Would you clone your pet?

It can be VERY difficult to lose a pet. Trust me, just last month, I said goodbye to my AWESOME kitty, my best friend of 14 years. It was TERRIBLE. And my husband and I have actually talked about the idea of cloning him. I mean, if money were no object, of course.

But if cloning WERE an option for your pet, would you do it?

Barbra Streisand did it . . . because, well, she had the money. 

In an interview with Variety, she talked about how her beloved 14-year-old dog Samantha died back in November.  But before she passed, Barbra had some cells extracted from her mouth and stomach. 

That genetic material was used to create two Samantha clones, which she named Miss Violet and Miss Scarlett . . . but so far, it's unclear if it was worth it. 

Barbra said, quote, "They have different personalities.  I'm waiting for them to get older so I can see if they have her [Samantha's] brown eyes and seriousness."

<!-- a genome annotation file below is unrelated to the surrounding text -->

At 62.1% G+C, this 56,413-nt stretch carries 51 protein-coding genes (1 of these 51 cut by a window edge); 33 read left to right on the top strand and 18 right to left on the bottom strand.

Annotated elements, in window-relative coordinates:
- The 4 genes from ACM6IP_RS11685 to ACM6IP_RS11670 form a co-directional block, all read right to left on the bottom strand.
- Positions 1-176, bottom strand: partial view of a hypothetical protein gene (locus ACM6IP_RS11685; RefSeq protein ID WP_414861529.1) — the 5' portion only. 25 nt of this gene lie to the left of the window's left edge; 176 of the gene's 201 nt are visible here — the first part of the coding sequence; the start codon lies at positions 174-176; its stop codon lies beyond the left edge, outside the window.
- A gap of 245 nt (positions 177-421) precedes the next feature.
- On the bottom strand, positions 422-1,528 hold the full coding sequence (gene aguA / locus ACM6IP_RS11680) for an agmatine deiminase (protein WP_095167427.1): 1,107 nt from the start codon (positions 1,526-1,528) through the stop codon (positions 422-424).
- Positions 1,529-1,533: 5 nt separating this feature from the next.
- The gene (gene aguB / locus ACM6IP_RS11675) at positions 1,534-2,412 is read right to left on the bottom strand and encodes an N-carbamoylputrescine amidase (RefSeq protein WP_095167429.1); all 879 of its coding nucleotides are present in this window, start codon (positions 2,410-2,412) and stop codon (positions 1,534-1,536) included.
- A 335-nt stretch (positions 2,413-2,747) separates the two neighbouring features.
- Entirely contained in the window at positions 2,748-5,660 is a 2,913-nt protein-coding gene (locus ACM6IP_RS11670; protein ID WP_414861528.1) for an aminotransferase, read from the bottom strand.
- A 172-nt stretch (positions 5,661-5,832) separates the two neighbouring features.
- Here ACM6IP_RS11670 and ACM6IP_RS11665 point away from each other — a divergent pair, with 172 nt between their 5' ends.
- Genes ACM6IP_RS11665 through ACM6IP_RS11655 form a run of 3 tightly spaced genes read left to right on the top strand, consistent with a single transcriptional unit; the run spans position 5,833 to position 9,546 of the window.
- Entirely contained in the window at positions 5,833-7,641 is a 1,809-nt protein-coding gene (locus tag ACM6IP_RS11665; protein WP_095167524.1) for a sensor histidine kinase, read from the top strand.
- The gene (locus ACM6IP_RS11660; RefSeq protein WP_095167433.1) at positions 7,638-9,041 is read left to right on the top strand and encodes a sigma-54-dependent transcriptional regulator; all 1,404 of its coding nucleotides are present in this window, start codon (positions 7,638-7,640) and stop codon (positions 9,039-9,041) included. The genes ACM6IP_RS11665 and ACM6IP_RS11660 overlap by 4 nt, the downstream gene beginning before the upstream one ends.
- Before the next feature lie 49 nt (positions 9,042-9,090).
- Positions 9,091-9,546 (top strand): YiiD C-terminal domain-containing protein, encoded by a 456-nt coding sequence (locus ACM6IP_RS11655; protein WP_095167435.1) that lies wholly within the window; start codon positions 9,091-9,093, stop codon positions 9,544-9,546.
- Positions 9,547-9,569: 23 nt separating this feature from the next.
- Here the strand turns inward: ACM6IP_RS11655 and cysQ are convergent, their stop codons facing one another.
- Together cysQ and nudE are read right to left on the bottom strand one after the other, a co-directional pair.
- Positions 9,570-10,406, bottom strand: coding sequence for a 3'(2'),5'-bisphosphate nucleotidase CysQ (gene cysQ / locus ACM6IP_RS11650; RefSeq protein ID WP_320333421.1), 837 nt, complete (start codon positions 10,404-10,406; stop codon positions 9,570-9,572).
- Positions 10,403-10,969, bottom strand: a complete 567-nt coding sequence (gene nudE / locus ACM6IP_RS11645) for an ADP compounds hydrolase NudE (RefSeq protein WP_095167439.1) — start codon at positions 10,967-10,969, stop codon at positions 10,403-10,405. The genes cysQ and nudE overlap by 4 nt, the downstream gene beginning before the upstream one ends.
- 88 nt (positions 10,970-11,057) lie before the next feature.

She also has another dog that's a "distant cousin" of Samantha's . . . so this dog must have been REALLY special. 

That's the thing: just because you clone an animal's genetic material doesn't mean they'll have the same personality. Personality is based on a LOT of factors not necessarily related to genetics (the same is true for humans), so you could spend all that money only to end up with a pet that's completely different from the one you lost and miss so much.

It's $50K to clone a dog and $25 to clone a cat. If money weren't an issue, would you do it?


Sarah Jacobs

Sarah Jacobs

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